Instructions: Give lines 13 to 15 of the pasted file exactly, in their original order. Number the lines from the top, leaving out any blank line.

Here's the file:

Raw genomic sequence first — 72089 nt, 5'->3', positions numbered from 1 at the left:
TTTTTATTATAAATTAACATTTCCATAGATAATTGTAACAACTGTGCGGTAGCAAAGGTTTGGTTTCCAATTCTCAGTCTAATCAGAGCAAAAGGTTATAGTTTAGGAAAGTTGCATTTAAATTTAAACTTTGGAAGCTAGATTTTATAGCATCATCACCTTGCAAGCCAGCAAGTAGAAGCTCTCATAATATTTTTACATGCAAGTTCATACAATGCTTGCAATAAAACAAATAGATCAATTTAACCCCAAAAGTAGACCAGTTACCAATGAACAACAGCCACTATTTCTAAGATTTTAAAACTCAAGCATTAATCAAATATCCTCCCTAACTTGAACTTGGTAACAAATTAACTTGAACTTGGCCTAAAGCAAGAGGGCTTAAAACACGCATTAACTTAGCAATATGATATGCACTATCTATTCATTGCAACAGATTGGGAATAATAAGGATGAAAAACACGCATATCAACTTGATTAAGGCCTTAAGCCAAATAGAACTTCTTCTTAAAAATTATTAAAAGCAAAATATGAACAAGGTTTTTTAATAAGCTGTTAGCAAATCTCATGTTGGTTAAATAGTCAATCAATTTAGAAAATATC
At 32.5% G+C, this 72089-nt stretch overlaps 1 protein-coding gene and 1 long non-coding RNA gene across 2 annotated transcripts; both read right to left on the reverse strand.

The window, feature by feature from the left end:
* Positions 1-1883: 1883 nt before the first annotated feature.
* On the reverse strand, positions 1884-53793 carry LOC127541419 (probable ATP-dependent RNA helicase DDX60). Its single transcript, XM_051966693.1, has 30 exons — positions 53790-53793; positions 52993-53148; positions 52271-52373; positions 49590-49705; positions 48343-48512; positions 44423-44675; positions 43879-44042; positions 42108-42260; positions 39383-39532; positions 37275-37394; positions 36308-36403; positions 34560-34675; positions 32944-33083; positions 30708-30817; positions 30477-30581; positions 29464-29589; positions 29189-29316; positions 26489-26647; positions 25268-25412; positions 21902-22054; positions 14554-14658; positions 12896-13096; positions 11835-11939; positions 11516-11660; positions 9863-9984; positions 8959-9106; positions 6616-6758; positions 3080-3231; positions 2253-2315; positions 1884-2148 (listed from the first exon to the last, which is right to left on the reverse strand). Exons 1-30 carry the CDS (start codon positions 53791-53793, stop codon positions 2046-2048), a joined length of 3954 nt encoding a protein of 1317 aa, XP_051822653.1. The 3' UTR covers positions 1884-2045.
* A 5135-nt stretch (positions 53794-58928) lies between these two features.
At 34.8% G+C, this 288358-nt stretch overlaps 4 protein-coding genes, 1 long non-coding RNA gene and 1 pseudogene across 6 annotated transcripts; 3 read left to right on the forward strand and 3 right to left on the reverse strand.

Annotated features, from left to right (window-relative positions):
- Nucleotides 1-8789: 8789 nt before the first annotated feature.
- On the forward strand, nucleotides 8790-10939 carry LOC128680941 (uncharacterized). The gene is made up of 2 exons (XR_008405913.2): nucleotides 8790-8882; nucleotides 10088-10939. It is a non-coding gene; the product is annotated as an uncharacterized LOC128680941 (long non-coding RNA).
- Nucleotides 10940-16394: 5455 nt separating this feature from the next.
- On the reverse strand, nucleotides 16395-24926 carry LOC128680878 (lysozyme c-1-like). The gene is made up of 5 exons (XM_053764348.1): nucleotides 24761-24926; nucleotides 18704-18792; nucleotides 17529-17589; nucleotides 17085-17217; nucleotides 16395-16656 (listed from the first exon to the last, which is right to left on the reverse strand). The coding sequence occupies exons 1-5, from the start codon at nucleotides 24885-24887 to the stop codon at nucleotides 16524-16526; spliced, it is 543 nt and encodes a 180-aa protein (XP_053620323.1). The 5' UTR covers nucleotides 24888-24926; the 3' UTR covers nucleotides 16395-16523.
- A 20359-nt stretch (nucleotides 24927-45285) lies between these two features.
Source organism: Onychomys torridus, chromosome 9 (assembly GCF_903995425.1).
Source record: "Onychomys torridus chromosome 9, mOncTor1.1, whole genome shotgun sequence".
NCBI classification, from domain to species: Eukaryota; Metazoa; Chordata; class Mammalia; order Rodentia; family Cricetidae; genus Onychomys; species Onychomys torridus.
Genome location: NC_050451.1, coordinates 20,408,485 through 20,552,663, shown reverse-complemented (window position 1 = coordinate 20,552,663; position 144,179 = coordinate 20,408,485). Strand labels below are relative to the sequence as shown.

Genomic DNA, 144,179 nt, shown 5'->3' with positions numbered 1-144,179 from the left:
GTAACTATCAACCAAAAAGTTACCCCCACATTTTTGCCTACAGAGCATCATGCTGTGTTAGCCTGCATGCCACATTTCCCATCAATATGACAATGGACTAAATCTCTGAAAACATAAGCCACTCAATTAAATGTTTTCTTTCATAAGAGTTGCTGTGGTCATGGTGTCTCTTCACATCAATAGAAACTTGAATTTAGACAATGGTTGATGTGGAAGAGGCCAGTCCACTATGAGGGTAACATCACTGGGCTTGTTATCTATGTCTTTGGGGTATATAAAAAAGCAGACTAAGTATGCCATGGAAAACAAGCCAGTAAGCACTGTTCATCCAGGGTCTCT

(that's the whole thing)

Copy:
- On the reverse strand, nucleotides 16395-24926 carry LOC128680878 (lysozyme c-1-like). The gene is made up of 5 exons (XM_053764348.1): nucleotides 24761-24926; nucleotides 18704-18792; nucleotides 17529-17589; nucleotides 17085-17217; nucleotides 16395-16656 (listed from the first exon to the last, which is right to left on the reverse strand). The coding sequence occupies exons 1-5, from the start codon at nucleotides 24885-24887 to the stop codon at nucleotides 16524-16526; spliced, it is 543 nt and encodes a 180-aa protein (XP_053620323.1). The 5' UTR covers nucleotides 24888-24926; the 3' UTR covers nucleotides 16395-16523.
- A 20359-nt stretch (nucleotides 24927-45285) lies between these two features.
Source organism: Onychomys torridus, chromosome 9 (assembly GCF_903995425.1).